Thinking Like an Anthropologist

July 8 – 19, 2024
9:30 a.m. - 12:00 p.m.
Philosophy and Society
Nooshin Sadegh-Samimi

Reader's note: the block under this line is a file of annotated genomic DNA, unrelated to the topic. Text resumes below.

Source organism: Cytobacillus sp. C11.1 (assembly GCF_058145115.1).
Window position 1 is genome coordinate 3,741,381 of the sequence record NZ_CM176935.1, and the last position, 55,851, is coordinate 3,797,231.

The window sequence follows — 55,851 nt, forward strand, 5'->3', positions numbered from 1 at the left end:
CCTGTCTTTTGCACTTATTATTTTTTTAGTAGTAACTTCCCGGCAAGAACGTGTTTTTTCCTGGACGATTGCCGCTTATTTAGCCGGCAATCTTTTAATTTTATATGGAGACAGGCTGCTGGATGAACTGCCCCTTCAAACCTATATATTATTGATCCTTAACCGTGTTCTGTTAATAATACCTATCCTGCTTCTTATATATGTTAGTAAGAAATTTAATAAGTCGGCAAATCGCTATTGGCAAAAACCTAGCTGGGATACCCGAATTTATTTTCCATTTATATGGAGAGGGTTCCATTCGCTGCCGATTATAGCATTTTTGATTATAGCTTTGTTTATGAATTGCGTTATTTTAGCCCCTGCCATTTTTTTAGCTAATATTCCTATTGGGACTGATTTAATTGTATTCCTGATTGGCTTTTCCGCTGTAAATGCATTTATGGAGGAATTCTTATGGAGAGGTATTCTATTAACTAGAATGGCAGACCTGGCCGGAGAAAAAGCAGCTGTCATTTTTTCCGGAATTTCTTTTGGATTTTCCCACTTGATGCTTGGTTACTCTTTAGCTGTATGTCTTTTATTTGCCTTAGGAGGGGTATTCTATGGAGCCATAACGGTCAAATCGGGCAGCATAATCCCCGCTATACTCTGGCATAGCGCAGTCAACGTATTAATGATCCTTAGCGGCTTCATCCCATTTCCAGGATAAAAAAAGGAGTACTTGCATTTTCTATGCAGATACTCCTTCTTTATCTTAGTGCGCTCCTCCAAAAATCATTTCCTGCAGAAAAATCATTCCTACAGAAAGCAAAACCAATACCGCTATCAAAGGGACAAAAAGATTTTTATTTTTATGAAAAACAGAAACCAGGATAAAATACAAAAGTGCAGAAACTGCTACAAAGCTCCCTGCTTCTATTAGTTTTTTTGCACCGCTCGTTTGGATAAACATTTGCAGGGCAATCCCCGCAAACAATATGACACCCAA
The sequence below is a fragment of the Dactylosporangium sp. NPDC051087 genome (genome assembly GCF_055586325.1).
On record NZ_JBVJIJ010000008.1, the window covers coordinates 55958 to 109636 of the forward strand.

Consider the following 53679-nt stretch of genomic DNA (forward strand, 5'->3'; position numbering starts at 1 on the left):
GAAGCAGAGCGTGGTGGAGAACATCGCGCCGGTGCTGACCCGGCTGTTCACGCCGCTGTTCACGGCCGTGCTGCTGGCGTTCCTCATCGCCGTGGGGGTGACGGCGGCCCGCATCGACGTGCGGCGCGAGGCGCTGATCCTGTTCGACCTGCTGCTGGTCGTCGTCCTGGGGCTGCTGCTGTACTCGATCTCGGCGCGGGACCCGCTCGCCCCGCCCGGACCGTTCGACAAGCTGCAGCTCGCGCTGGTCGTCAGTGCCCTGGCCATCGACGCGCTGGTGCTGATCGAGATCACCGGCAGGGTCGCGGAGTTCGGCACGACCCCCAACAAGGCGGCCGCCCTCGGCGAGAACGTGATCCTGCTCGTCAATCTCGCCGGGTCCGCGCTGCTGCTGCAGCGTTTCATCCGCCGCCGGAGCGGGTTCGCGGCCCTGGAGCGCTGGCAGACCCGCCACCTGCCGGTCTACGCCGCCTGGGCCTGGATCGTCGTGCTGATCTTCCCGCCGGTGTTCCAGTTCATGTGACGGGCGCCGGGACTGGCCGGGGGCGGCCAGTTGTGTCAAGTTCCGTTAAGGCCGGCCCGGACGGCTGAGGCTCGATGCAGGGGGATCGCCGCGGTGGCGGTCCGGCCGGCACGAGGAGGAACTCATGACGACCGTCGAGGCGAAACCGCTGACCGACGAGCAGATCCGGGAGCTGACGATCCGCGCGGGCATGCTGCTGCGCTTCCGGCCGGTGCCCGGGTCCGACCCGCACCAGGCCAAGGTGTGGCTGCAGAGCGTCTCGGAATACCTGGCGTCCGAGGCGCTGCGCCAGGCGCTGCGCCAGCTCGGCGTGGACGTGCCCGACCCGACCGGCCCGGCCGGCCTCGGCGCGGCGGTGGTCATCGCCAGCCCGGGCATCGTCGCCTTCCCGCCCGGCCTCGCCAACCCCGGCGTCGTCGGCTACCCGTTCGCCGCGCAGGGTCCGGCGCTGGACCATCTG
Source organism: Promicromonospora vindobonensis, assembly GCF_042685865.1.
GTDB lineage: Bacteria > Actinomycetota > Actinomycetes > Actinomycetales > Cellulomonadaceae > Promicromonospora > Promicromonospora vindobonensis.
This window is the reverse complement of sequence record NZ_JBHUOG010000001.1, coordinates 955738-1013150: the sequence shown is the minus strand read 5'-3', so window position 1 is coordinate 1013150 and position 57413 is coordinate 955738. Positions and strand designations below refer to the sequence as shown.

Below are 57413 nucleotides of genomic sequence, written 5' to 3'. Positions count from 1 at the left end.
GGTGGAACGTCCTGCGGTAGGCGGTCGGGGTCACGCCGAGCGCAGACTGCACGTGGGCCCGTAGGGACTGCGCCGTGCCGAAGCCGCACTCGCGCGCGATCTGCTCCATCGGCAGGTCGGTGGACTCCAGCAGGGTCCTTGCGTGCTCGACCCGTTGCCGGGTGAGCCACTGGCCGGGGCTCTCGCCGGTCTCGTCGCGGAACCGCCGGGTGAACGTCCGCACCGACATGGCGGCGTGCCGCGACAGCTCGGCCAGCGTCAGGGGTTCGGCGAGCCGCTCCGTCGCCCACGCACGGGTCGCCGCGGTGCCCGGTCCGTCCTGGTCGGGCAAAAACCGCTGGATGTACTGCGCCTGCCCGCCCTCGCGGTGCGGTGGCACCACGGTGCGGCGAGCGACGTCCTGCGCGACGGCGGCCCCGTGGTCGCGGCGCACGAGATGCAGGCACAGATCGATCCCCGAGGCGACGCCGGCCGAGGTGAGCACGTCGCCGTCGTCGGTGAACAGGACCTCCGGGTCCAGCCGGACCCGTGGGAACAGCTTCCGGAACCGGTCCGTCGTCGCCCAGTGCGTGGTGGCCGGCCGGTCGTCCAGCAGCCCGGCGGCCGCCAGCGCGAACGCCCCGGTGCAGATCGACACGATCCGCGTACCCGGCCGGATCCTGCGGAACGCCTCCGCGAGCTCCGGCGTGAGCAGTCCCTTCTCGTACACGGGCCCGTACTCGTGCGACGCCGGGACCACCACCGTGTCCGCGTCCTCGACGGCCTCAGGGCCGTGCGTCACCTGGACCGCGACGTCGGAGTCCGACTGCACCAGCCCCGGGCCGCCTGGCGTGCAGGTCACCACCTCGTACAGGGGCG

Anthropology is the study of people, past and present. It “makes the strange familiar” by seeking to understand different cultures and “makes the familiar strange” by encouraging us to think more critically about our own. In this introductory course, we will explore cultural, genetic, and linguistic variation across time and space and reflect on what makes us human. We will survey anthropological concepts, methods, and case studies, and learn about the discipline’s important applications for policy, understanding history, and even solving crime. What can we infer about social and cultural values from a candy wrapper or the symbols on a tombstone? Students will gain an understanding of research methods including participant observation, interviews, discourse analysis, and analysis of material culture, and have an opportunity to conduct their own ethnographic research. To “think like an anthropologist” means seeking to understand other points of view while learning something about ourselves.